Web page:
A poor Victorian family would have lived in a very small house with only a couple of rooms on each floor. The very poorest families had to make do with even less - some houses were home to two, three or even four families. The houses would share toilets and water, which they could get from a pump or a well. Open sewers ran along the streets in poor areas making them very smelly and unhealthy.

Poor Victorian wasn’t very exciting, unless working 18 hours a day in order to house your entire family in one room of a cheap lodging house that you rented by the week is the sort of thing that gets you going.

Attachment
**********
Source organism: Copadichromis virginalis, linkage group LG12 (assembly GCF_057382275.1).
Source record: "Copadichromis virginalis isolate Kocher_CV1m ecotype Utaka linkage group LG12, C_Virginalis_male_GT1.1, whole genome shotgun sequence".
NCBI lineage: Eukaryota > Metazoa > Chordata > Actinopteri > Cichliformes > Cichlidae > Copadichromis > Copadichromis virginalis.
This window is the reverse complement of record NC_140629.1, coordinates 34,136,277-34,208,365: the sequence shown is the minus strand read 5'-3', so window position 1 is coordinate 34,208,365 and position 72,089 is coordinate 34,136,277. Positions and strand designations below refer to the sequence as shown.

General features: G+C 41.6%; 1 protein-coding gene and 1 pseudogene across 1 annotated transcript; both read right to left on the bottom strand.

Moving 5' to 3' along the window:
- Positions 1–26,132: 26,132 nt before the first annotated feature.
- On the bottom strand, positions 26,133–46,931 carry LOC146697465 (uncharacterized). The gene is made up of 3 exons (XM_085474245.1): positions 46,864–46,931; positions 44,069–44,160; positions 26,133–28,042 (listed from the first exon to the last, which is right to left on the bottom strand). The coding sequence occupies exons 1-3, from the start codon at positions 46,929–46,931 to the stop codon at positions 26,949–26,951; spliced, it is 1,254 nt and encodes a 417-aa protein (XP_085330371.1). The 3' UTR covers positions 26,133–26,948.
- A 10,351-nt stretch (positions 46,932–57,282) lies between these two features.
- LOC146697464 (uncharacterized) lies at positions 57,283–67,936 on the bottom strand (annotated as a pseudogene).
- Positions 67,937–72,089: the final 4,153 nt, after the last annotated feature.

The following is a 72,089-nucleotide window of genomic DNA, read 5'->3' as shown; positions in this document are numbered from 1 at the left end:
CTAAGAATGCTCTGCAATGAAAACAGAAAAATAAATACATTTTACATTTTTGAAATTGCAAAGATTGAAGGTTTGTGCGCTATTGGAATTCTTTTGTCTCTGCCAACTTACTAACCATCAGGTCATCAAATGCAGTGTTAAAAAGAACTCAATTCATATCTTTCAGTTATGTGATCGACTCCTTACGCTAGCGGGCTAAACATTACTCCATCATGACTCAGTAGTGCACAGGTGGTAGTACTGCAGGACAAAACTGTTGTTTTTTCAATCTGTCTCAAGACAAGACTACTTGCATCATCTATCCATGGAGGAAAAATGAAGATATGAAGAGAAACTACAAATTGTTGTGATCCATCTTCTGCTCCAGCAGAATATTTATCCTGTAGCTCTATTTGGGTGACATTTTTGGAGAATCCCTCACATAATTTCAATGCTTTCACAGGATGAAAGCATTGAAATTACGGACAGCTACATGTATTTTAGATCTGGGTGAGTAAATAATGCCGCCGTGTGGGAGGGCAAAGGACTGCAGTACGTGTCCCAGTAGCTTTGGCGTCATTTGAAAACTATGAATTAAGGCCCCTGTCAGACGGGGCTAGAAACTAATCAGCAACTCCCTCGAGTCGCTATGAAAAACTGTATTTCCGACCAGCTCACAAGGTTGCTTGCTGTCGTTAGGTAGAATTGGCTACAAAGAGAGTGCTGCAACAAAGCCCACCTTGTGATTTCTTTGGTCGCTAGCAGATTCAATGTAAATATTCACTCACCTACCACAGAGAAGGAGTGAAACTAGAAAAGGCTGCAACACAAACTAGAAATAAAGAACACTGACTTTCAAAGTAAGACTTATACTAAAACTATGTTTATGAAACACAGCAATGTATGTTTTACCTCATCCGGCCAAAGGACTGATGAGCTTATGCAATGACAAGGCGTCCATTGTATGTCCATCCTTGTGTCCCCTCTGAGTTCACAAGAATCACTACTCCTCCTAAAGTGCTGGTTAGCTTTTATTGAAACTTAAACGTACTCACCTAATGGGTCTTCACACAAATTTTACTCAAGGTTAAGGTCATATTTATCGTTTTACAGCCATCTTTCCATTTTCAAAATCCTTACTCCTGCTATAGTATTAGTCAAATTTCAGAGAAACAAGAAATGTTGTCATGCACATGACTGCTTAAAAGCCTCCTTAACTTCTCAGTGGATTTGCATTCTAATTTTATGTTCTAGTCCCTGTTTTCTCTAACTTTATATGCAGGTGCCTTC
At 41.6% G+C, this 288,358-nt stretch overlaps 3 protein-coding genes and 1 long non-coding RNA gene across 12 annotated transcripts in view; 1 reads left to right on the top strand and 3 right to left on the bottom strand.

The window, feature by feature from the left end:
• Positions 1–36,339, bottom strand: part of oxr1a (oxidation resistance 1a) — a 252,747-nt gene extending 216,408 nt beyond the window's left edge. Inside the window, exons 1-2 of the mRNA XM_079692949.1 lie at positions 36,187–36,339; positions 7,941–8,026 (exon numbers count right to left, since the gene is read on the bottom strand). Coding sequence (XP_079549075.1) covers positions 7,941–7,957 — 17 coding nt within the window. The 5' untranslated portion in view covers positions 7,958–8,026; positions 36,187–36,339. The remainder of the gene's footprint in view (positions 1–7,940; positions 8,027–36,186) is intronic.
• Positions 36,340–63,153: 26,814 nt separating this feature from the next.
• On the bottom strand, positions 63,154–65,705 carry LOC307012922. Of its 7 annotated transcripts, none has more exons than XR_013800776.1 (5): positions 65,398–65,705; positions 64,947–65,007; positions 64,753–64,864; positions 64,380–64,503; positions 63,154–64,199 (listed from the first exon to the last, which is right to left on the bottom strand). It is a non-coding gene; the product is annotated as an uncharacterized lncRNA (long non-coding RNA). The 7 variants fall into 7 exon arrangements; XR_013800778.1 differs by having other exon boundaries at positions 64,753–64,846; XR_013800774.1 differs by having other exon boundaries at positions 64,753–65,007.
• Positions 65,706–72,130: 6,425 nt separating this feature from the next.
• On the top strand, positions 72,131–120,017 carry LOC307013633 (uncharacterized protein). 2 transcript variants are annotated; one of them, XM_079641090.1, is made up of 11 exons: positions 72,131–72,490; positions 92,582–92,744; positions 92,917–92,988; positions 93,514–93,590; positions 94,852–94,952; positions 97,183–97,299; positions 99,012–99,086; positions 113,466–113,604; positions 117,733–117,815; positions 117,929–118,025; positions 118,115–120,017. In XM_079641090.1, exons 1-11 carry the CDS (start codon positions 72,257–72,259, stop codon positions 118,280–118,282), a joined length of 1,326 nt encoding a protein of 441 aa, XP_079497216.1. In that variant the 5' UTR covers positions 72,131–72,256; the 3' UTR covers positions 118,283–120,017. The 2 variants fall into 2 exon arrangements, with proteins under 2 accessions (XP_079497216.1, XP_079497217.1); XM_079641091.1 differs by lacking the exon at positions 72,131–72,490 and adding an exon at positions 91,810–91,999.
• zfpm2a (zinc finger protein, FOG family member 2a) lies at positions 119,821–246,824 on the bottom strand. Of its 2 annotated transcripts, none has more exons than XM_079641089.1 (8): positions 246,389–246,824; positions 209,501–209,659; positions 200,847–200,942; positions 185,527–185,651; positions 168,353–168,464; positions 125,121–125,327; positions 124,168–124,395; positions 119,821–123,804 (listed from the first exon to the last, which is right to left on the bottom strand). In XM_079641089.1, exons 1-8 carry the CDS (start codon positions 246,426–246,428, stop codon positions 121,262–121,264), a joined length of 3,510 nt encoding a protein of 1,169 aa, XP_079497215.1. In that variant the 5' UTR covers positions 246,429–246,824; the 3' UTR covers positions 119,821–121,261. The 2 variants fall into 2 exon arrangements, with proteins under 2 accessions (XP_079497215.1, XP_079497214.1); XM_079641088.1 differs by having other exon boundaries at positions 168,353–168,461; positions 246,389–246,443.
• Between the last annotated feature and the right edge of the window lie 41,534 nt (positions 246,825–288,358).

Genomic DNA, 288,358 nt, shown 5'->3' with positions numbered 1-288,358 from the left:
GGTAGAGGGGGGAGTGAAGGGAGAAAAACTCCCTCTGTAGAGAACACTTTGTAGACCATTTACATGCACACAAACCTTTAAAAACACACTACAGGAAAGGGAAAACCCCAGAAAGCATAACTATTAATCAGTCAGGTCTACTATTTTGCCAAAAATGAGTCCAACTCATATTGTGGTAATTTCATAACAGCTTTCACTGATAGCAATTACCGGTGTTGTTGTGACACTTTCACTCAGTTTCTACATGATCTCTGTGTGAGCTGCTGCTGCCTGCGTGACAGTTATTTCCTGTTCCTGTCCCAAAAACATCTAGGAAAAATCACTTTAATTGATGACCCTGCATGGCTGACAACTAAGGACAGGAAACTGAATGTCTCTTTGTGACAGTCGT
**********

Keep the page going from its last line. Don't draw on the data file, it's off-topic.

The average weekly food budget for a poor Victorian family might have been around 12 shillings, and a loaf of bread cost about 3 pennies. So bread was the staple food for breakfast lunch and dinner, supplemented with tea, sugar, and maybe butter or cheese, frequently bought “on tick”, by opening a tab at the local shop. Getting into debt this way was common.

Food wise, you could actually do slightly better in the workhouse.

If you had no money for lodgings, which wasn’t uncommon, you and your children could have a bed in the workhouse for free in exchange for half a day’s labour starting early the following morning. Before that, you would be given a breakfast of bread and gruel, a sort of porridge made by boiling oats with water until it formed a paste, served tepid. It wasn’t great, but it provided some much needed sustenance ahead of a morning’s manual labour.